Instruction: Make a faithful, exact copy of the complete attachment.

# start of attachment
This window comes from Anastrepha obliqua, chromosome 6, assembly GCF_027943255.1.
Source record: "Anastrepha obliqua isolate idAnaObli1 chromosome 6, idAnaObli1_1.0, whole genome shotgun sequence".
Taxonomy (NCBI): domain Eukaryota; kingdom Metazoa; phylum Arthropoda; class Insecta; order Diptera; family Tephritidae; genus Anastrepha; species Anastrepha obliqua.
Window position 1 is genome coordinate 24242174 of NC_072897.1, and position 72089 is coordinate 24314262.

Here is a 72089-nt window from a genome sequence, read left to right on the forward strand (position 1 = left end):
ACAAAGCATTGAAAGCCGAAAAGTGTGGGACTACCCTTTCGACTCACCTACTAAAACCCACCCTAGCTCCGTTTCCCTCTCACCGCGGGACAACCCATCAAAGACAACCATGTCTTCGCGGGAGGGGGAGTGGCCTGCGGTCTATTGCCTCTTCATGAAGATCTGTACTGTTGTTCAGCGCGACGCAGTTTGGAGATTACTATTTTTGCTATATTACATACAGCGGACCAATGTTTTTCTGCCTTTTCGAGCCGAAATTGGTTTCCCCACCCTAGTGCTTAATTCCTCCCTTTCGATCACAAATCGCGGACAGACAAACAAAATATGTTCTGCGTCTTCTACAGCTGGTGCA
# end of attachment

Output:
This window comes from Anastrepha obliqua, chromosome 6, assembly GCF_027943255.1.
Source record: "Anastrepha obliqua isolate idAnaObli1 chromosome 6, idAnaObli1_1.0, whole genome shotgun sequence".
Taxonomy (NCBI): domain Eukaryota; kingdom Metazoa; phylum Arthropoda; class Insecta; order Diptera; family Tephritidae; genus Anastrepha; species Anastrepha obliqua.
Window position 1 is genome coordinate 24242174 of NC_072897.1, and position 72089 is coordinate 24314262.

Here is a 72089-nt window from a genome sequence, read left to right on the forward strand (position 1 = left end):
ACAAAGCATTGAAAGCCGAAAAGTGTGGGACTACCCTTTCGACTCACCTACTAAAACCCACCCTAGCTCCGTTTCCCTCTCACCGCGGGACAACCCATCAAAGACAACCATGTCTTCGCGGGAGGGGGAGTGGCCTGCGGTCTATTGCCTCTTCATGAAGATCTGTACTGTTGTTCAGCGCGACGCAGTTTGGAGATTACTATTTTTGCTATATTACATACAGCGGACCAATGTTTTTCTGCCTTTTCGAGCCGAAATTGGTTTCCCCACCCTAGTGCTTAATTCCTCCCTTTCGATCACAAATCGCGGACAGACAAACAAAATATGTTCTGCGTCTTCTACAGCTGGTGCA